[NOTE: After some discussions with Jen, I really want to see Volver again. She took me to task for harping on the role of sex in this film, arguing that at bottom Volver is a study in the ethic of care. In retrospect I think she's right. From the opening shot of women polishing the graves of loved ones to the role mothers assume (or fail to assume) in their daughters' lives, the film foregrounds the sacrifices people (but, Almodóvar argues, usually women) make for others. I'm not sure this will make me like Volver any more, but it should at least provide a more useful lens through which to view it.] [SECOND VIEWING: And boy, did it all come together quite differently after a second look. It's not just that Volver is significantly less concerned with sex than with familial ties. The film is actually a very logical progression from Bad Education, Almodóvar's dip into noir. Much of Volver's score bears shades of Bernard Hermann's work for Hitchcock, infusing elements such as the murder and disposal of Paco with a sense of tension and suspense. However, Almodóvar maintains that tension even after it no longer makes sense to do so, like when Raimunda begins trolling the neighborhood for groceries in advance of opening the restaurant. So why engage in the mechanics of suspense at all? A few possible reasons. 1) Whereas Hitchcock has been the ur-text for cinema's intersection with Freudianism, here Almodóvar is attempting something else. The numerous returns in Volver pertain to an entire community of women trying to master and recover from major traumas. But where traditional psychoanalysis makes this an individual effort (and Hitchcock's films tend to operate in this vein), Volver demonstrates that living in community means that others are implicated in your traumas, and that overcoming them requires collective effort. 2) The murder of Paco, like the killing of Raimunda's father by her mother Irene, would be considered crimes to investigate and punish in conventional Hitchcockian logic. That is, the social order has been disrupted and the Law must come in to put it right. But as Irene notes, "No one ever bothered to investigate." Almodóvar seems to posit that the "crimes" in Volver were not disruptions in the social order, so must as restorations. The reconciliations, the opening of the restaurant, the reaffirmation of female community -- all of this points to a correct, proper trajectory for these women's lives, ones that they were turned away from due to heinous acts by men. The killing of those men isn't even revenge, exactly. It's a return to the possibility of living full, actualized existence. (Almodóvar encapsulates what's at stake in these battles in a single brilliant shot. As Sole runs away from her mother's "ghost," she escapes into the light, only to be confronted by the gaping maw of patriarchy. Sole wisely opts to take her chances with the spirit world.])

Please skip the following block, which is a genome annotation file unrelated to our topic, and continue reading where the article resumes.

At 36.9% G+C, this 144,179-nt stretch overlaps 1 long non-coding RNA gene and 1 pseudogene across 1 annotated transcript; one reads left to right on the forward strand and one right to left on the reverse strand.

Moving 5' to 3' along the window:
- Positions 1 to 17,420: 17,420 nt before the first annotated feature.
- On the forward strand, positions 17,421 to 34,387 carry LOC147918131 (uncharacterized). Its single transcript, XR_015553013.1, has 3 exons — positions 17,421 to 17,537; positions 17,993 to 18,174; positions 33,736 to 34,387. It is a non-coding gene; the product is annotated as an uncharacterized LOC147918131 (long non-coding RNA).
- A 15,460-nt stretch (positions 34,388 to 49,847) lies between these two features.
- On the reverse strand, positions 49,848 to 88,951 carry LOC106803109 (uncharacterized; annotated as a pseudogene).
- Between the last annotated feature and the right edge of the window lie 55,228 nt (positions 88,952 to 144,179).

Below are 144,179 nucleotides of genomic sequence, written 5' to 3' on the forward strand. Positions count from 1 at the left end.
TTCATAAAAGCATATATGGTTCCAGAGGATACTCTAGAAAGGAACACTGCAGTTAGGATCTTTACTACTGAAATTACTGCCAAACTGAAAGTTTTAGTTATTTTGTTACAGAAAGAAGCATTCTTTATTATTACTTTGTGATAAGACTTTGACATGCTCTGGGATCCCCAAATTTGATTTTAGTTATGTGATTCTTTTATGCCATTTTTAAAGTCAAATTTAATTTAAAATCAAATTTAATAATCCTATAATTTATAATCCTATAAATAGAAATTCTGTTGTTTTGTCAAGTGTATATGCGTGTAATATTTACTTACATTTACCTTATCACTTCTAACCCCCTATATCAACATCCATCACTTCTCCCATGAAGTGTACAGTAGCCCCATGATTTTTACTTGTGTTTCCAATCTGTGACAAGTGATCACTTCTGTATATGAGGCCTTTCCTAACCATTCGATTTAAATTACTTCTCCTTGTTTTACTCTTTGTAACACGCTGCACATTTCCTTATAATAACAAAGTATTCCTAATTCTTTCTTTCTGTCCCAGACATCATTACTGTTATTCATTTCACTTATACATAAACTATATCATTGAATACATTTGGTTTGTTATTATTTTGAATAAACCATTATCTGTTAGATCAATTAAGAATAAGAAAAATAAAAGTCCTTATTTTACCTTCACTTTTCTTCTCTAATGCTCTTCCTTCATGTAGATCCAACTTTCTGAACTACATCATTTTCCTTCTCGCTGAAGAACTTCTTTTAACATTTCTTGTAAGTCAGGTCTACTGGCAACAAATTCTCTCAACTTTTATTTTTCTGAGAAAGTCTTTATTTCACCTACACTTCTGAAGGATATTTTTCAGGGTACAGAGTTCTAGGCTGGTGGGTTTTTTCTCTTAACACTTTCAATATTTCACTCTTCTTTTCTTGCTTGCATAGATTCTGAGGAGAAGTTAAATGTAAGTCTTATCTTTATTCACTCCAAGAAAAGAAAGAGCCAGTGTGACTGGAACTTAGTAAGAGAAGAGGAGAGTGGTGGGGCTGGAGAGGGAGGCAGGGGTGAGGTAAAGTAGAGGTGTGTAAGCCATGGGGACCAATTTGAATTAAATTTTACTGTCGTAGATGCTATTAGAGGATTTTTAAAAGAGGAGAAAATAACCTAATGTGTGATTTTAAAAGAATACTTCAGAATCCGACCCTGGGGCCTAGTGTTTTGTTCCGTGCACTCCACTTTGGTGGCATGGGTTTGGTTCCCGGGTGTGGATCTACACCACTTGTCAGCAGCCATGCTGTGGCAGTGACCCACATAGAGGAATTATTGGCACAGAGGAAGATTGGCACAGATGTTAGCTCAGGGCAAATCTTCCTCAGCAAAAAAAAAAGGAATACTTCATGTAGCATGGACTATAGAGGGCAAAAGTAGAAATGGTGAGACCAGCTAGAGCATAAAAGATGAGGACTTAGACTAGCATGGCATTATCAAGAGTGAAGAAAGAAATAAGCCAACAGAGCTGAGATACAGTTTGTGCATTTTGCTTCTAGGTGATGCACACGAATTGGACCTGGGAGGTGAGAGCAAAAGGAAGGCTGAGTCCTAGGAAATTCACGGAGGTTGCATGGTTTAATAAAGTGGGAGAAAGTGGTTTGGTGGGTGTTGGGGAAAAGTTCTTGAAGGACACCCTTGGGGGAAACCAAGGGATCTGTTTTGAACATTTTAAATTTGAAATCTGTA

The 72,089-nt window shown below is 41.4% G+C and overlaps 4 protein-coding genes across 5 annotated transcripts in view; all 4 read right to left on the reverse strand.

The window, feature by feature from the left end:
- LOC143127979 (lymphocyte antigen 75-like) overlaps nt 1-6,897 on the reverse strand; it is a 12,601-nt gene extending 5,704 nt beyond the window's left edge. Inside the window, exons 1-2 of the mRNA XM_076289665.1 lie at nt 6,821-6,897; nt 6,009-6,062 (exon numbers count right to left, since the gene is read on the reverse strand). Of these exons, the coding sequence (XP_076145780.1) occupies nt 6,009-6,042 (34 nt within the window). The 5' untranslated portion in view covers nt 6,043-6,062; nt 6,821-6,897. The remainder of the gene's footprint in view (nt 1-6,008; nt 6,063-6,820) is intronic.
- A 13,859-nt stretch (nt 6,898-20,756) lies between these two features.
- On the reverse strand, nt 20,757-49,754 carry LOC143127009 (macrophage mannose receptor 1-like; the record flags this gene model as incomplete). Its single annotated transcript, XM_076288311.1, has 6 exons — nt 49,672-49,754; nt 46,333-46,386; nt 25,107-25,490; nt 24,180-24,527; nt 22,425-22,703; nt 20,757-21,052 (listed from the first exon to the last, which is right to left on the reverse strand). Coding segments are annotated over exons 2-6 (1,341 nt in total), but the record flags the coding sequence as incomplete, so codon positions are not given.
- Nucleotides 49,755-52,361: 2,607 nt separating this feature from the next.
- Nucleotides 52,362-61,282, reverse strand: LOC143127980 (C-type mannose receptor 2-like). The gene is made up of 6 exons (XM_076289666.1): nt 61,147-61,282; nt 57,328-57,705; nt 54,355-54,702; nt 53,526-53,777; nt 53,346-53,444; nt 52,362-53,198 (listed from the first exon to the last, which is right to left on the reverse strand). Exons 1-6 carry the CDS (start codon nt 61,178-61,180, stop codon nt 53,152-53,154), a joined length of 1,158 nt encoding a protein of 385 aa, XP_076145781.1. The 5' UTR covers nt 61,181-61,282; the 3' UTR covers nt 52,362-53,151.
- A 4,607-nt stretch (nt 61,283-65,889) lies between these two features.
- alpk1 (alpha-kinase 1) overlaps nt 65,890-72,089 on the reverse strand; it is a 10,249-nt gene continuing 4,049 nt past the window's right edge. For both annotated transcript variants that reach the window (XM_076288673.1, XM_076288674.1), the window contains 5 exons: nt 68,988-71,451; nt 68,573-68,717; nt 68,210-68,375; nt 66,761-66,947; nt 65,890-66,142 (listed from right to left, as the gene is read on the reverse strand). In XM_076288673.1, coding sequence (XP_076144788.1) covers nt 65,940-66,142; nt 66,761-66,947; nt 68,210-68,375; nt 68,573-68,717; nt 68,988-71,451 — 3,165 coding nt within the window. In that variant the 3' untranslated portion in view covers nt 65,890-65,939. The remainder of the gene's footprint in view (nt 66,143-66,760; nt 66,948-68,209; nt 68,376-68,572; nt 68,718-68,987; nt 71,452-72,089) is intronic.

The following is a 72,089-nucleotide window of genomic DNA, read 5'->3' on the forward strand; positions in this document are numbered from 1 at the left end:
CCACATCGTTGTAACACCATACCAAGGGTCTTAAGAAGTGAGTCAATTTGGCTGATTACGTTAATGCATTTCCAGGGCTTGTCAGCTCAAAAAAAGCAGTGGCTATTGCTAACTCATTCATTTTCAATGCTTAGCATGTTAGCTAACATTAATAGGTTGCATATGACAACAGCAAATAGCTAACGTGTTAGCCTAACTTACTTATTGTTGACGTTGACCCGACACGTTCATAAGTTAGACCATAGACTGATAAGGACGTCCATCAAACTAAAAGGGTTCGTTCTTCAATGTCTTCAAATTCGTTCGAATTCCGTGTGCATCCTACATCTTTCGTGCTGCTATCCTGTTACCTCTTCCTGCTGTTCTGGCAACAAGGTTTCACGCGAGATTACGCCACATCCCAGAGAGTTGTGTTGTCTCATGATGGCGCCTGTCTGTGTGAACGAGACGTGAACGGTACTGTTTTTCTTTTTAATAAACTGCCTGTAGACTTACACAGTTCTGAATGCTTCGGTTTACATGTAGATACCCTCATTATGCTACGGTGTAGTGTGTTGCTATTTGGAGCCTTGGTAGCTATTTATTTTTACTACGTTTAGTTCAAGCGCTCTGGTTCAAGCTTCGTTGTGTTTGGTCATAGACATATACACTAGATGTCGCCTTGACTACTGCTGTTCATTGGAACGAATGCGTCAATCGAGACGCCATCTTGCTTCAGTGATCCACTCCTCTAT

-The Aura (Fabián Bielinsky, Argentina / France / Spain)